Futuristic Movie Month: "The Stand" Review

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Rating: UR
Length: 366 minutes
Release Date: May 8, 1994
Directed by: Mick Garris
Genre: Adventure / Drama / Fantasy

In 1978, Stephen King released a novel about a world overcome by a super-powered flu virus. "The Stand" became one of his most beloved books, even earning an expanded release in 1990. This 6-hour miniseries adaptation explores the epic story in a way that wouldn't be possible in a shorter film.

The story opens with an accident in a military lab that releases a deadly virus, one capable of killing more than 99 percent of those infected. As it sweeps across the country, a few people find themselves immune to its effects, often becoming the sole survivors in their community. Eventually, the survivors begin to find one another, some traveling to learn more about the cause of the virus, others drawn to Nebraska or Las Vegas by prophetic dreams.

Eventually, two communities form, one based around the angelic Mother Abigail, played by Ruby Dee, the other following the sinister Randall Flagg, played by Jamey Sheridan. Eventually, both communities realize they're nothing but pawns in a greater battle between good and evil. In the end, a few chosen heroes must make a stand against the forces of darkness to save humanity.

"The Stand" features a large and talented cast. Gary Sinise stars as Stu Redman, a levelheaded Texan who becomes an important leader in the community. Molly Ringwald stars as Frannie Goldsmith, a young woman whose pregnancy may hold the key to the survival of humanity. Adam Storke plays Larry Underwood, a tormented singer who finds a new life after the apocalypse. Rob Lowe is the deaf mute Nick Andros, a perceptive drifter who befriends a developmentally disabled young man named Tom Cullen, played by Bill Fagerbakke. Corin Nemec plays Harold Lauder, an unpopular teenager who finds just as many problems fitting into the post-flu world as he did before the end of life as he knew it. Miguel Ferrer is Lloyd Henreid, a dangerous convict who finds himself placed high in Randall Flagg's administration, and Matt Frewer is the Trashcan Man, a pyromaniac who takes this opportunity to indulge in his love of destruction.

The story of "The Stand" evolves throughout the series, with the early episodes focusing on the destruction of society as the flu wipes out humanity. Eventually, prophetic dreams lead the survivors into the real conflict, a battle between the forces of good and evil. The tale culminates with a crusade, in which the chosen few must stand before the prince of darkness with only their wits and faith to protect them.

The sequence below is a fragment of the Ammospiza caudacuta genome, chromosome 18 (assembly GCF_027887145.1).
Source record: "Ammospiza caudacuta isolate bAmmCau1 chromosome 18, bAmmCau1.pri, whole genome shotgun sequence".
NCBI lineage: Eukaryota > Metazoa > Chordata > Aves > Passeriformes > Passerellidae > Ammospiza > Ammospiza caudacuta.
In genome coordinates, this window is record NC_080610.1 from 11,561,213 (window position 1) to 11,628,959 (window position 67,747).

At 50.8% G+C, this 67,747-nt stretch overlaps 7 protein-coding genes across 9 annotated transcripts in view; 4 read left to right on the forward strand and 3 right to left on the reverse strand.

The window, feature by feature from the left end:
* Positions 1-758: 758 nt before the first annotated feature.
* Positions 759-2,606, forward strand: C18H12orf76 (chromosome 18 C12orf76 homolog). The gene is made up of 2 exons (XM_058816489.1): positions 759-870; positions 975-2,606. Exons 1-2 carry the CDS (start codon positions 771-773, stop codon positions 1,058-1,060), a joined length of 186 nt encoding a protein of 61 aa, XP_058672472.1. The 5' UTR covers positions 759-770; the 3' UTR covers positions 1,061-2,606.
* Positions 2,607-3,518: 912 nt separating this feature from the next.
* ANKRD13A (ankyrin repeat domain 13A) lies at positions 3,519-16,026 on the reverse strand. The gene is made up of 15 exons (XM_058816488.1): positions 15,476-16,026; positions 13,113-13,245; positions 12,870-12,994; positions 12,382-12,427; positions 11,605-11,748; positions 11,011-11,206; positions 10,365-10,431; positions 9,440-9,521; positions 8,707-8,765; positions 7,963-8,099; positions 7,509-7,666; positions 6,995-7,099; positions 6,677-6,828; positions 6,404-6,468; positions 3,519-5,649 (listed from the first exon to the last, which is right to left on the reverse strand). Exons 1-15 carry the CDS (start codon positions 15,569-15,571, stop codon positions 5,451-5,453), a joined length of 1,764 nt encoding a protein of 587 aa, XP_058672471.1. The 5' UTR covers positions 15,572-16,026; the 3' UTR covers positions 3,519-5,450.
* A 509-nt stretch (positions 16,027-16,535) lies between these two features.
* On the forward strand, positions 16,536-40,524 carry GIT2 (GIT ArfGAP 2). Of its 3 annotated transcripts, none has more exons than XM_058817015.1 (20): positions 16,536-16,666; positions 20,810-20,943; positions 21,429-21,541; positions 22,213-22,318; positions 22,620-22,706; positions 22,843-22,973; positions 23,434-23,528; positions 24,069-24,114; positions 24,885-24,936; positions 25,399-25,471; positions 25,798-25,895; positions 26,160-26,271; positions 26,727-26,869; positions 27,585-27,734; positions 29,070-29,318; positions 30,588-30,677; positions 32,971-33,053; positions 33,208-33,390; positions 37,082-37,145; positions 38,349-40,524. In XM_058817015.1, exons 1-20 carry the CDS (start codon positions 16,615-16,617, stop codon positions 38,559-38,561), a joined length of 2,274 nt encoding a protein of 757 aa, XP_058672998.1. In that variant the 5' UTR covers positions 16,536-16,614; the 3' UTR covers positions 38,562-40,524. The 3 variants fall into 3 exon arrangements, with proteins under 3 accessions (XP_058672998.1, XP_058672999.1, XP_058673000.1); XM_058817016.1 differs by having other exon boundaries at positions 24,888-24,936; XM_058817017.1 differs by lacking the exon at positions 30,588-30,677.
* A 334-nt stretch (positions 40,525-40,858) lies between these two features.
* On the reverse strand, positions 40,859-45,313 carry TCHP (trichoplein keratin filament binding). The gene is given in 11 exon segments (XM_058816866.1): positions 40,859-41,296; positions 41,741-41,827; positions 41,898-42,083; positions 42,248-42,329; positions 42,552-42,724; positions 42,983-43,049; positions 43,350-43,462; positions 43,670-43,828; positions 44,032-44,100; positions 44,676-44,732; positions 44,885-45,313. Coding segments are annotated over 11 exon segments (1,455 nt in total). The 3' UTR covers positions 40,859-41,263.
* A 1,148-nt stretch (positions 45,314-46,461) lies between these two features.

The miniseries is full of capable performances, especially those of Rob Lowe and Bill Fagerbakke. Lowe manages to show off some impressive acting skills despite his silence, and Fagerbakke's Tom Cullen is simultaneously amusing, tragic and noble. Matt Frewer's Trashcan Man evokes Renfield and other cinematic villain sidekicks of the past. He's both servile and psychotic in his quest for more powerful weaponry. Jamey Sheridan is a somewhat different take on King's iconic villain Flagg from the books, but he manages to imbue the character with the combination of charisma and malice necessary for the tale.

The biggest problem of the series is the pacing. The original story was several hundred pages long, and the expanded 1990 version filled the tale out to more than 1,000 pages. The story begins with widely scattered characters, including many vignettes that serve only to illustrate the fall of society. Even expanding the running time to 6 hours meant that considerable parts of the narrative had to be compressed or left out, and in some places, the story suffers for it. The major story notes all survive, however, and the main characters are all well realized and help carry the series through its rough spots.

The special effects are also a bit clunky in a few places. The final confrontation in the novel describes some impressive supernatural events, and what makes it onto the screen may not have ultimately done the scene proper justice. Similarly, the effects in the story's final coda seem a little forced, bordering on the silly at times. The practical effects throughout the miniseries are fine, however, and director Mick Garris does a good job threading the needle of what's acceptable for a television broadcast.

Ultimately, "The Stand" is a reasonably well executed adaptation of one of King's most well-known works, and fans of the books will find plenty here to enjoy. Those new to this story might do well to read the novel first to get the uncut and uncompressed version of the tale before exploring it on the screen.

Tags: The Stand